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Durham University

Institute of Advanced Study

Welcome to the

Transforming The Way We Think


The Institute of Advanced Study is a prestigious, ideas-based Institute with global reach. We bring together world-leading researchers from all disciplines to work with Durham colleagues on collaborative projects of major intellectual, scientific, political and practical significance. At least twenty visiting IAS Fellows join us in Durham each year to work with Durham scholars to spark new investigations, set tomorrow's agenda and participate in a varied programme of activities.

Each year, the IAS supports four ambitious interdisciplinary projects tackling major research questions. Leading researchers from around the globe join Durham colleagues in collaborative teams to develop ground-breaking ideas, explore interdisciplinary synergies and develop new programmes of research.

The Institute also serves as a top-level forum, enabling key-decision makers and experts to discuss pressing policy problems in an intellectually stimulating and unrestricted manner. We put on a wide range of public lectures and other events. There are also opportunities for postgraduates and other early career researchers to get involved.

The IAS aims to build research capacity, realise potential, and meet the challenges of a changing world. There are many ways to participate in the life and work of the institute. We warmly welcome your involvement.


IAS Public Lecture - Extreme States of Matter: From Big Bang to the Lab

28th October 2020, 17:30 to 18:30, Virtual - via Zoom, Dr Dimitrios Giataganas, University of Athens

Public Lecture by Dr Dimitrios Giataganas, University of Athens.

States of strongly interacting matter at extremely high temperatures of five trillion degrees Celsius and high density existed in the very early stages of the evolution of the universe. This quantum state of matter is created today for a fraction of the second at the large hadron collider lab by densely colliding ultra-relativistic particles to heat up and melt the ordinary matter we experience in our everyday life. In these exotic conditions we can probe the properties of nature at its finest, where the origin of many fundamental puzzles lies. Despite our tremendous efforts, their theoretical understanding remains challenging. An exciting approach in this direction is the so-called gauge/gravity duality, a systematic way to map quantum physics that are difficult to model theoretically, to an equivalent artificial gravity theory which is theoretically tractable. Interestingly, using the duality to understand the creation, the evolution and the properties of the extreme states of matter, surprising and unexpected additional puzzles arise, such as: Does nature set bounds on how perfect a fluid can be? and, What is the most perfect fluid? In this talk we will discuss the current status of the on-going research on such exotic physics.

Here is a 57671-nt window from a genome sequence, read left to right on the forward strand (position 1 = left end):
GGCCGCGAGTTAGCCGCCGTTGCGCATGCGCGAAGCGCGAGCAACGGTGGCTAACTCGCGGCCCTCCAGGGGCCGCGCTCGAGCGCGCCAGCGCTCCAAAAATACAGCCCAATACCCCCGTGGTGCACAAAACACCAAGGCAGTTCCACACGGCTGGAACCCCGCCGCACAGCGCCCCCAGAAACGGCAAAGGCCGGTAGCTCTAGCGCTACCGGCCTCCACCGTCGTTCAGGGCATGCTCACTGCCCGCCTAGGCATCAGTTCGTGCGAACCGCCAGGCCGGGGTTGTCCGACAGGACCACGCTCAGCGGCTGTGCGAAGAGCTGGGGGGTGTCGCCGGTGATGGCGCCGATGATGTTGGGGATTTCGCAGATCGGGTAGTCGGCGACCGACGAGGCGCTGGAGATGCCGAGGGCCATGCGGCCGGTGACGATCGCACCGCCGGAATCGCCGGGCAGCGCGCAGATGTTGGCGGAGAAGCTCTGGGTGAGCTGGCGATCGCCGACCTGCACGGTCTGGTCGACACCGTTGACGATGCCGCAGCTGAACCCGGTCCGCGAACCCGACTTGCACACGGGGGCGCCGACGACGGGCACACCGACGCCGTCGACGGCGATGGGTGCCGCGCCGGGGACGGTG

This lecture is free and open to all.


Details about Dr Dimitrios Giataganas

The Lecture will take place on Zoom. To register please click here.

Contact enquiries.ias@durham.ac.uk for more information about this event.



IAS Contribution to the evaluation of interdisciplinary research in the REF

For a number of years the IAS has been closely involved in the development of methods of evaluating interdisciplinary research, working collaboratively with UK funding bodies/the REF. Its Executive Director, Professor Veronica Strang, is a member of the UKRI Interdisciplinary Advisory Panel, which is guiding this aspect of the REF process, and a regular speaker at the Annual REF Forum and related events. Her report Evaluating Interdisciplinary Research: a practical guide (Strang and McLeish 2015), written in consultation with a range of funding bodies, has been taken up widely, nationally and internationally. With the REF submission date coming up soon, colleagues who are considering interdisciplinary outputs for submission, or who will be involved in evaluating such research for REF sub-panels, may find this publication helpful.